Last month I told you to ignore marketing trends and to put more focus on what works. Admittedly, I assumed you know what works for your organization in the first place. But here’s the deal: according to Kapost’s newest survey, most marketers are still wrapping their head around what that is exactly. While generating new leads and improving conversions are consistently top priorities for marketers, how to go about achieving those things is still up in the air.
As we near the end of the year, everyone will be talking about which trends you should watch for in 2018. And they’ll make lofty predictions about all of them—which is fine. These kinds of things are gold if you want to get people worked up about how many more videos they should be making (trust me, “more video” is always a trend). These trend spotters will say you’re not doing enough. You need more. More SEO. More Facebook Live. More optimization. Why aren’t you doing more?!
The work Christmas party is an ideal opportunity to chat to all the people you don't get to chat to enough in work because you have boring work to do. It's also the perfect opportunity to get yourself fired for stupidity, what with the free alcohol and being surrounded by your bosses. Although you're not physically in work, it still counts as being "in the course of employment", Wales Online writes.
Muck Rack makes it simple to find people, tweets, or articles that mention any name, keyword, company, hashtag etc. We've compiled this guide to help you make the most of your search.
Selecting a term
Start searching tweets, articles from media outlets, articles mentioned in tweets, journalists'
names, titles and bios with some suggested searches:
Companies or Topics (e.g. iPhone, Microsoft)
Phrases (e.g. "cloud computing") — use quotes to keep the terms together
Twitter handles (e.g. @username) — returns those who have mentioned or replied to
Names (e.g. "David Pogue")
Hashtags (e.g. #sxsw, #london2012)
Bio details (e.g. vegan, Olympics, father)
Muck Rack's Advanced Search allows for many boolean operators.
Find results that mention multiple specified terms, use AND or
+. For example, ensure each result contains both Elon Musk and Mark Zuckerberg by
searching Musk AND Zuckerberg or Musk + Zuckerberg.
Use the operators OR or , to broaden your search when you'd like either of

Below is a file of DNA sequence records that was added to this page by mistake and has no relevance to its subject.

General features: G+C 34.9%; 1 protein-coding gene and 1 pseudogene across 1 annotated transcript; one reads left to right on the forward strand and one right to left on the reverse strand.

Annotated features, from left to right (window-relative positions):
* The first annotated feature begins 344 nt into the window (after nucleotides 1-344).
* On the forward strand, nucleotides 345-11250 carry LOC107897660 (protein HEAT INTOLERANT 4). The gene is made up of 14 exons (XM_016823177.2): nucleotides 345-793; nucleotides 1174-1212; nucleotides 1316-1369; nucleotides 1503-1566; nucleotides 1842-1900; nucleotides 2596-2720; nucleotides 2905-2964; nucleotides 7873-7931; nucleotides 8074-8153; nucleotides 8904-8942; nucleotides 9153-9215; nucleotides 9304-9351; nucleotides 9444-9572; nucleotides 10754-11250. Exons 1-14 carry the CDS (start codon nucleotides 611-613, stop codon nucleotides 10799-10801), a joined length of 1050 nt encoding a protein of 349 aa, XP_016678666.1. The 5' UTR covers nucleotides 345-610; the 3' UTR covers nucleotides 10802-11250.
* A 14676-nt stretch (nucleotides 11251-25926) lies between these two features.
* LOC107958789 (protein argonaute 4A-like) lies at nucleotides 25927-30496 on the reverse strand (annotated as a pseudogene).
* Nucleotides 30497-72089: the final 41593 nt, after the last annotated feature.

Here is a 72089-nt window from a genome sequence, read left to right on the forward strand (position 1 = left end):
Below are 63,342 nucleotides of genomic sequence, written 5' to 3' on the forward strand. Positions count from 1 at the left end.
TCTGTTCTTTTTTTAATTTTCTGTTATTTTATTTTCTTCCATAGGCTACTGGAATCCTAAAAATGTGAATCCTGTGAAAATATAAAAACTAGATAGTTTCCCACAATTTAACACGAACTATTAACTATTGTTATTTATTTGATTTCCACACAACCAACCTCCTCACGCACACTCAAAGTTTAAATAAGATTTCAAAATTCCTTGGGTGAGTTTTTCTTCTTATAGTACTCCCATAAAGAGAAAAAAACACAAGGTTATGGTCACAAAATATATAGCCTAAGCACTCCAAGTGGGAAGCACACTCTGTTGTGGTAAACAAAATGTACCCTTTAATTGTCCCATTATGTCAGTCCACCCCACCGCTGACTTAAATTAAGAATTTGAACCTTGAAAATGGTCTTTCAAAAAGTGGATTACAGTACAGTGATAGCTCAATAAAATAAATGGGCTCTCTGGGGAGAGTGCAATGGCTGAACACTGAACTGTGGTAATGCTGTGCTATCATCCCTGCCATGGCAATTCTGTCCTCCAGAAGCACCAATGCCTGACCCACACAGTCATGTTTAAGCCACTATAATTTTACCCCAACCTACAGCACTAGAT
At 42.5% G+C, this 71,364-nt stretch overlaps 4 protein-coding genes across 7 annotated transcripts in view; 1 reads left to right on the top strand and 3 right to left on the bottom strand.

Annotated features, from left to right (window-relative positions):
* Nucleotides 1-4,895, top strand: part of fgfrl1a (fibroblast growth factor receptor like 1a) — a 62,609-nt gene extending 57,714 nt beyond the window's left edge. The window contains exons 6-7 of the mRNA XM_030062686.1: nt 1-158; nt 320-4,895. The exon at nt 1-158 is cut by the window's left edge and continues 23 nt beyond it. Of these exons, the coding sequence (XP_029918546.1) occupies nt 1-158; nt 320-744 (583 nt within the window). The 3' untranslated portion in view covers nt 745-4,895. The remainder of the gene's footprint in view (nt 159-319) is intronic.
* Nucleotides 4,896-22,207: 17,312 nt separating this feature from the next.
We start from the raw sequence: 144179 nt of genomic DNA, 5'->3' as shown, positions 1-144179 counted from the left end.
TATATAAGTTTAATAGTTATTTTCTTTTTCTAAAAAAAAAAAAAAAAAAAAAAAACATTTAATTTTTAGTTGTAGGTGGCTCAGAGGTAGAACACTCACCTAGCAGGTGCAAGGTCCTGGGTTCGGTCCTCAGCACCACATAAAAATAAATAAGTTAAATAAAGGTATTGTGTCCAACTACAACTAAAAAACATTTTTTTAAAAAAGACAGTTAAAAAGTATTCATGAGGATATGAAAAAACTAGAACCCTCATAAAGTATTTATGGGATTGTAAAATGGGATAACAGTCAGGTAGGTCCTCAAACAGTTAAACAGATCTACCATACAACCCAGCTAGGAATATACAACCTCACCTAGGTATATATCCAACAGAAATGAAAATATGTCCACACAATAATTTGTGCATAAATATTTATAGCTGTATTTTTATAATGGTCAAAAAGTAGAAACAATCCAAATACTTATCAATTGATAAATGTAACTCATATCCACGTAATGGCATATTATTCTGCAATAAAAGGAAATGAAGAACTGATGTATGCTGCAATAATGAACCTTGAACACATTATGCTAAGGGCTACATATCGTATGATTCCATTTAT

multiple terms to appear in results. (This is the default behavior of our search when no operators
are used). For example, results will contain either cake or cookie by searching cake OR cookie or cake,cookie
Use NOT or - to subtract results from your search. For
example, searching Disney will yield results about the Walt Disney Company as well as Walt Disney
World Resort. To exclude mentions of Disney World, search for Disney -World or Disney
When using one of these operators with a phrase, enclose it in quotation marks. For example, you can
find results about smartphones excluding Apple's iPhone 4S by searching smartphone -"iPhone
Exact case matching or punctuation
If you're searching for a brand name or keyword that relies on specific punctuation marks or capitalization, you can
find results that match your exact query by adding matchcase: before the keyword you're searching for, like matchcase:E*TRADE .
Use parentheses to separate multiple
boolean phrases. For example, to find journalists talking about having fun in Disney World or
Disneyland, search for ("disney world" OR disneyland) AND fun.
An asterisk can be used to search for any variation of a root word truncated by the asterisk. For example, searching for admin* will return results for administrator, administration, administer, administered, etc.
A near operator is an AND operator where you can control the distance between the words. You can vary the distance the near operation uses by adding a forward slash and number (between 0-99) such as strawberries NEAR/10 "whipped cream", which means the strawberries must exist within 10 words of "whipped cream".